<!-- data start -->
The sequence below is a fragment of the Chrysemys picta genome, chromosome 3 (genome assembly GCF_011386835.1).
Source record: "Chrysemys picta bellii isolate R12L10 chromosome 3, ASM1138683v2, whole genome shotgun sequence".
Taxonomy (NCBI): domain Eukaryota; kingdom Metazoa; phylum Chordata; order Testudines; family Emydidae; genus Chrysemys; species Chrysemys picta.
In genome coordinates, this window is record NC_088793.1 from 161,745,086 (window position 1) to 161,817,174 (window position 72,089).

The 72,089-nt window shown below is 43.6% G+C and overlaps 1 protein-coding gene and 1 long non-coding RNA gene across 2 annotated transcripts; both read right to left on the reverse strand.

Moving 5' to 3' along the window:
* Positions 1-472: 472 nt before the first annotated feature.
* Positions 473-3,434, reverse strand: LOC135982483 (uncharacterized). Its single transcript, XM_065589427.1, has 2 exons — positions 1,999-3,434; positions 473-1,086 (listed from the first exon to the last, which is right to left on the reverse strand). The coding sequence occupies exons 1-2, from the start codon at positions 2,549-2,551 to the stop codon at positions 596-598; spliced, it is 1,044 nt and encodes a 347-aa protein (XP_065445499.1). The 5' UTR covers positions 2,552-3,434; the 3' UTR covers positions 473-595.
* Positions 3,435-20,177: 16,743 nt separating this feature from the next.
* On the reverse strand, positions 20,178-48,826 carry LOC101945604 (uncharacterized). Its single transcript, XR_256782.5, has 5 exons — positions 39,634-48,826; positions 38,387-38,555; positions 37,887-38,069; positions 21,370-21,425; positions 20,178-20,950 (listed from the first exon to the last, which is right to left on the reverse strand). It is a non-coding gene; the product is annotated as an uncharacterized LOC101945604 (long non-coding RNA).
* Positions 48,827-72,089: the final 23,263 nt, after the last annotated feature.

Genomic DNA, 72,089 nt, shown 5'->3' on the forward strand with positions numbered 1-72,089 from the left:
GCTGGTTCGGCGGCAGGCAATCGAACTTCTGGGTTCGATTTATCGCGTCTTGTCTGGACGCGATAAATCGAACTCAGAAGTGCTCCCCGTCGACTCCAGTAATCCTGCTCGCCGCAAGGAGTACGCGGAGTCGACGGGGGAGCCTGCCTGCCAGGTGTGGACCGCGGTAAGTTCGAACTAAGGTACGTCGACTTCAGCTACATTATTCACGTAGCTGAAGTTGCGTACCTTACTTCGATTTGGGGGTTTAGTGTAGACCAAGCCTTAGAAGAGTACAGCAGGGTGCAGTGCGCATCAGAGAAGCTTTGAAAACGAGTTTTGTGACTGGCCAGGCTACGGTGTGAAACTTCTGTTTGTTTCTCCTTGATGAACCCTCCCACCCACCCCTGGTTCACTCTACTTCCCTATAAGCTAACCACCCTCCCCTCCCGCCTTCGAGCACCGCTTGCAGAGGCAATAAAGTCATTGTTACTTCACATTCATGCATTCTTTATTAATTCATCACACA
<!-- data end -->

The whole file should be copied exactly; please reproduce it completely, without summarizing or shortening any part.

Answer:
The sequence below is a fragment of the Chrysemys picta genome, chromosome 3 (genome assembly GCF_011386835.1).
Source record: "Chrysemys picta bellii isolate R12L10 chromosome 3, ASM1138683v2, whole genome shotgun sequence".
Taxonomy (NCBI): domain Eukaryota; kingdom Metazoa; phylum Chordata; order Testudines; family Emydidae; genus Chrysemys; species Chrysemys picta.
In genome coordinates, this window is record NC_088793.1 from 161,745,086 (window position 1) to 161,817,174 (window position 72,089).

The 72,089-nt window shown below is 43.6% G+C and overlaps 1 protein-coding gene and 1 long non-coding RNA gene across 2 annotated transcripts; both read right to left on the reverse strand.

Moving 5' to 3' along the window:
* Positions 1-472: 472 nt before the first annotated feature.
* Positions 473-3,434, reverse strand: LOC135982483 (uncharacterized). Its single transcript, XM_065589427.1, has 2 exons — positions 1,999-3,434; positions 473-1,086 (listed from the first exon to the last, which is right to left on the reverse strand). The coding sequence occupies exons 1-2, from the start codon at positions 2,549-2,551 to the stop codon at positions 596-598; spliced, it is 1,044 nt and encodes a 347-aa protein (XP_065445499.1). The 5' UTR covers positions 2,552-3,434; the 3' UTR covers positions 473-595.
* Positions 3,435-20,177: 16,743 nt separating this feature from the next.
* On the reverse strand, positions 20,178-48,826 carry LOC101945604 (uncharacterized). Its single transcript, XR_256782.5, has 5 exons — positions 39,634-48,826; positions 38,387-38,555; positions 37,887-38,069; positions 21,370-21,425; positions 20,178-20,950 (listed from the first exon to the last, which is right to left on the reverse strand). It is a non-coding gene; the product is annotated as an uncharacterized LOC101945604 (long non-coding RNA).
* Positions 48,827-72,089: the final 23,263 nt, after the last annotated feature.

Genomic DNA, 72,089 nt, shown 5'->3' on the forward strand with positions numbered 1-72,089 from the left:
GCTGGTTCGGCGGCAGGCAATCGAACTTCTGGGTTCGATTTATCGCGTCTTGTCTGGACGCGATAAATCGAACTCAGAAGTGCTCCCCGTCGACTCCAGTAATCCTGCTCGCCGCAAGGAGTACGCGGAGTCGACGGGGGAGCCTGCCTGCCAGGTGTGGACCGCGGTAAGTTCGAACTAAGGTACGTCGACTTCAGCTACATTATTCACGTAGCTGAAGTTGCGTACCTTACTTCGATTTGGGGGTTTAGTGTAGACCAAGCCTTAGAAGAGTACAGCAGGGTGCAGTGCGCATCAGAGAAGCTTTGAAAACGAGTTTTGTGACTGGCCAGGCTACGGTGTGAAACTTCTGTTTGTTTCTCCTTGATGAACCCTCCCACCCACCCCTGGTTCACTCTACTTCCCTATAAGCTAACCACCCTCCCCTCCCGCCTTCGAGCACCGCTTGCAGAGGCAATAAAGTCATTGTTACTTCACATTCATGCATTCTTTATTAATTCATCACACA